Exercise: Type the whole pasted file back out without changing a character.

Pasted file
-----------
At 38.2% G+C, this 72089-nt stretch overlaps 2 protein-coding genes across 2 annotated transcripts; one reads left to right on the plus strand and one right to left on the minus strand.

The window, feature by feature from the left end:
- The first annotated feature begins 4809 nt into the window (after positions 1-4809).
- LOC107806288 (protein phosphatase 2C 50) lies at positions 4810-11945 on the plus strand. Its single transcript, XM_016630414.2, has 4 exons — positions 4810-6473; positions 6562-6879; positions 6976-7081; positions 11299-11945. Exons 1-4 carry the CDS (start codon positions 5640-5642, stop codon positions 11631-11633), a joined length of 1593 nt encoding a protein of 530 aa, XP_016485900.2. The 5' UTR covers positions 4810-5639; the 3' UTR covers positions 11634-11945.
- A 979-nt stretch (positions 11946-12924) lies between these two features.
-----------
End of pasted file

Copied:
At 38.2% G+C, this 72089-nt stretch overlaps 2 protein-coding genes across 2 annotated transcripts; one reads left to right on the plus strand and one right to left on the minus strand.

The window, feature by feature from the left end:
- The first annotated feature begins 4809 nt into the window (after positions 1-4809).
- LOC107806288 (protein phosphatase 2C 50) lies at positions 4810-11945 on the plus strand. Its single transcript, XM_016630414.2, has 4 exons — positions 4810-6473; positions 6562-6879; positions 6976-7081; positions 11299-11945. Exons 1-4 carry the CDS (start codon positions 5640-5642, stop codon positions 11631-11633), a joined length of 1593 nt encoding a protein of 530 aa, XP_016485900.2. The 5' UTR covers positions 4810-5639; the 3' UTR covers positions 11634-11945.
- A 979-nt stretch (positions 11946-12924) lies between these two features.